Alissa Fong

MA, Stanford University
Teaching in the San Francisco Bay Area

Alissa is currently a teacher in the San Francisco Bay Area and Brightstorm users love her clear, concise explanations of tough concepts

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Multiplying and Distributing Radical Expressions - Problem 3

Alissa Fong
Alissa Fong

MA, Stanford University
Teaching in the San Francisco Bay Area

Alissa is currently a teacher in the San Francisco Bay Area and Brightstorm users love her clear, concise explanations of tough concepts

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Here I have 2 binomials that both have square roots in them. In order to multiply them, I’m going to be using the FOIL process multiplying the first, outers, inners and lasts and then combining like terms.

So if I multiply my firsts 4 times 3 is 12, that’s the easy part. Outers 4 times negative root 6, Inners 3 times positive roots 6, lasts is going to be root 6 times negative root 6, or negative root 36. Some of you guys will right away be able to recognize that that’s going to be -6.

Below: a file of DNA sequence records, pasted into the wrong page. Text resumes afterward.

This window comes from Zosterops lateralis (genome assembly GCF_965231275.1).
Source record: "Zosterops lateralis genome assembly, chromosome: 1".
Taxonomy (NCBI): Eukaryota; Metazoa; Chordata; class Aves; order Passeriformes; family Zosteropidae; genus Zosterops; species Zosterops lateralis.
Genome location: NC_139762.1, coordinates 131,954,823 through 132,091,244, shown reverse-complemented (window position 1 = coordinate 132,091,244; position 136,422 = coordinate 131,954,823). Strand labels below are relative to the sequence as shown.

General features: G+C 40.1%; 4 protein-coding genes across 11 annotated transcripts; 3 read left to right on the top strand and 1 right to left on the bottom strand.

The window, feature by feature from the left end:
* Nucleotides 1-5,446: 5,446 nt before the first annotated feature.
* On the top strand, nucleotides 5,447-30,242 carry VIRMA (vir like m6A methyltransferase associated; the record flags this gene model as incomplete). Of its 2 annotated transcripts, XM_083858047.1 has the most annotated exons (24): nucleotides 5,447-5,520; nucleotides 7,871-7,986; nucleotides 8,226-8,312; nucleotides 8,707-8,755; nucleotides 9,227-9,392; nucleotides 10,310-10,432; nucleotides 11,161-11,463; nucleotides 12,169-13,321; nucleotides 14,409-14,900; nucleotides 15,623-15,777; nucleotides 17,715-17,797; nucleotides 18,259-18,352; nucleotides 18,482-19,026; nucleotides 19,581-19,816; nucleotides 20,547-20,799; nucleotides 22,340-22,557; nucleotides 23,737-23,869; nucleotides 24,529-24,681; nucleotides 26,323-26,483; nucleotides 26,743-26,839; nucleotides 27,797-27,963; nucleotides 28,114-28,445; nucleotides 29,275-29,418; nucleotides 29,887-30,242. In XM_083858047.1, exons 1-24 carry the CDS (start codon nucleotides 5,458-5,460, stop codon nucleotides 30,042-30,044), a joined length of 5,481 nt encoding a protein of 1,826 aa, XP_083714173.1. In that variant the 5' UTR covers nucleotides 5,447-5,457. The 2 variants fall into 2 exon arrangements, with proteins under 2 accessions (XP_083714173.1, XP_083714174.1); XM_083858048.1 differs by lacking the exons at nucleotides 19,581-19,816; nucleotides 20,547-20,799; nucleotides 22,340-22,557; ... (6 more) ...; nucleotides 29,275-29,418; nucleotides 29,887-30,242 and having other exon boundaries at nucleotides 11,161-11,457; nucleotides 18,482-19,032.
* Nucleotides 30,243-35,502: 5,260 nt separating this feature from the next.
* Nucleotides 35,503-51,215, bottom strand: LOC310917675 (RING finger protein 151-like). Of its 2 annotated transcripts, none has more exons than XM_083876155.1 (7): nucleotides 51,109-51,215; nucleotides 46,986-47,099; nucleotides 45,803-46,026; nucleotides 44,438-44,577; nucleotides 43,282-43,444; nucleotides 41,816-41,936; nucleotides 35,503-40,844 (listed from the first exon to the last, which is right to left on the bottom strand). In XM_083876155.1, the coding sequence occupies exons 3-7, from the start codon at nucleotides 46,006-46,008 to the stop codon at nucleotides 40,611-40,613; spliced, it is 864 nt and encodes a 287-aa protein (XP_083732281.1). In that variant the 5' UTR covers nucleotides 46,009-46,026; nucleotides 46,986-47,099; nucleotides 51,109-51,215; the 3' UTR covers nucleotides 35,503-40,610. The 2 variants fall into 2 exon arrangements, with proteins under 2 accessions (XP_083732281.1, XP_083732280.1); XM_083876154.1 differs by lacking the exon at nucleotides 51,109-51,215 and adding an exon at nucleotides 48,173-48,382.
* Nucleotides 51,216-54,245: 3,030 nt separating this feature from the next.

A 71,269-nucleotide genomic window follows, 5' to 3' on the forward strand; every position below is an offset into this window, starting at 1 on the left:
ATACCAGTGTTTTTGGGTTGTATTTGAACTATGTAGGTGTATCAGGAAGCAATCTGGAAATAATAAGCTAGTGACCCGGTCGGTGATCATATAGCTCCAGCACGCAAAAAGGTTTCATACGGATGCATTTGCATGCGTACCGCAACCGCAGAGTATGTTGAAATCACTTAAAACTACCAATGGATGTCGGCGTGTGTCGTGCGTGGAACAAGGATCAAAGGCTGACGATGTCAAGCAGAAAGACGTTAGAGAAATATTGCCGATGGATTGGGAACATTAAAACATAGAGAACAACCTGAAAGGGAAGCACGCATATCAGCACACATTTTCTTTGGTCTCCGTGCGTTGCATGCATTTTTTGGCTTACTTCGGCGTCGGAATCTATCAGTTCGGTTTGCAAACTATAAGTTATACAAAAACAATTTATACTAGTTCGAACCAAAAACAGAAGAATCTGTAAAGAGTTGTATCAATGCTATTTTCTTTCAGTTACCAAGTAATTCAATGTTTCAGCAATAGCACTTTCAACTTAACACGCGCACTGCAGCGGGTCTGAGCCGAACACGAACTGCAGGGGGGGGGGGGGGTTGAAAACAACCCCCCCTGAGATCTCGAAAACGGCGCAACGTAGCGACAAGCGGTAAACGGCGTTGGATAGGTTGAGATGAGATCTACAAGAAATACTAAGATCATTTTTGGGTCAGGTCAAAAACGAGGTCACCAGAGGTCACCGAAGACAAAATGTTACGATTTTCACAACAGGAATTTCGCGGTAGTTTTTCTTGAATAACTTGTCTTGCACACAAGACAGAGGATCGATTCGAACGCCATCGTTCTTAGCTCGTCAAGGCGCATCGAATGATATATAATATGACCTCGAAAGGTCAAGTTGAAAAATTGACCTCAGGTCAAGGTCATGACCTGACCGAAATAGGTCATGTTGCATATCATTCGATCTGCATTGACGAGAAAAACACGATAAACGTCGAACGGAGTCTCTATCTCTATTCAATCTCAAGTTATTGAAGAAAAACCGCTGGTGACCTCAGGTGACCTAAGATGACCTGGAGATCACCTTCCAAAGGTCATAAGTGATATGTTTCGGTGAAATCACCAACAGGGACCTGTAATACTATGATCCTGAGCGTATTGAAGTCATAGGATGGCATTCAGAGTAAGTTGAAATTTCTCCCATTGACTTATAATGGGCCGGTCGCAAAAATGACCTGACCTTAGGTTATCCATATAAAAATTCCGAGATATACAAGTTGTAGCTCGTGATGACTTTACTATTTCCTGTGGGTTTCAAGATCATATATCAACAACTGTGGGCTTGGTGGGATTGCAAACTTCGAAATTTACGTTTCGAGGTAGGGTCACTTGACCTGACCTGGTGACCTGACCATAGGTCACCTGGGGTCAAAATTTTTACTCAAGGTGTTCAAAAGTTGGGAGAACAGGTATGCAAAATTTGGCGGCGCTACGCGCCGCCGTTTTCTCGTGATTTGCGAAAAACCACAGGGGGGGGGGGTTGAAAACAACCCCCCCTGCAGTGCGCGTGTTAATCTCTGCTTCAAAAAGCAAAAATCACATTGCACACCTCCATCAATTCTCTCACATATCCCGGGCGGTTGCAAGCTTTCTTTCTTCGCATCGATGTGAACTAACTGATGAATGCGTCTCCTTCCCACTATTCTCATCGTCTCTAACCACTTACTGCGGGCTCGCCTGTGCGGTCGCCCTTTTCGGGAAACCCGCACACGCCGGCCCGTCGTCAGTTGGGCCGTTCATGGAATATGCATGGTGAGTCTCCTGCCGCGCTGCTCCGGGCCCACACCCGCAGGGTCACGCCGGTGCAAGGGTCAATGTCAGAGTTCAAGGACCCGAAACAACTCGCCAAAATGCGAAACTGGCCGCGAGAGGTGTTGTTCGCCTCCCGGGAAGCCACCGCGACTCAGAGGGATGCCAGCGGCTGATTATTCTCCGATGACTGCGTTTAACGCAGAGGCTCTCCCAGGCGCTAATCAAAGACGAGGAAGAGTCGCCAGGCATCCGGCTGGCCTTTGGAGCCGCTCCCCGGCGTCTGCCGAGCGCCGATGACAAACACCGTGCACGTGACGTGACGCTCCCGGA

Okay so let’s combine like terms in the middle, -4 root 6 plus 3 roots 6 is -1 root 6. The last thing I’m going to combine is my firsts and last. I have 2 integers 12 and -6. When I combine them my final answer will look like 6 take away root 6. That can be simplified any further. You might be tempted to like factor out the 6 or something, but in fact 6 is not a common factor of both of these guys. It’s confusing because 6 is under the radical sign. We can’t do anything with it.

This is the final answer to that product. Again the most common mistake students will make is right here. They’ll forget that negative sign. They’ll recognize that square root of 6 times square root of 6 is 6, but they’ll lose that negative sign that came from our second binomial. So be careful with those negatives and then combine all your like terms to get that final answer.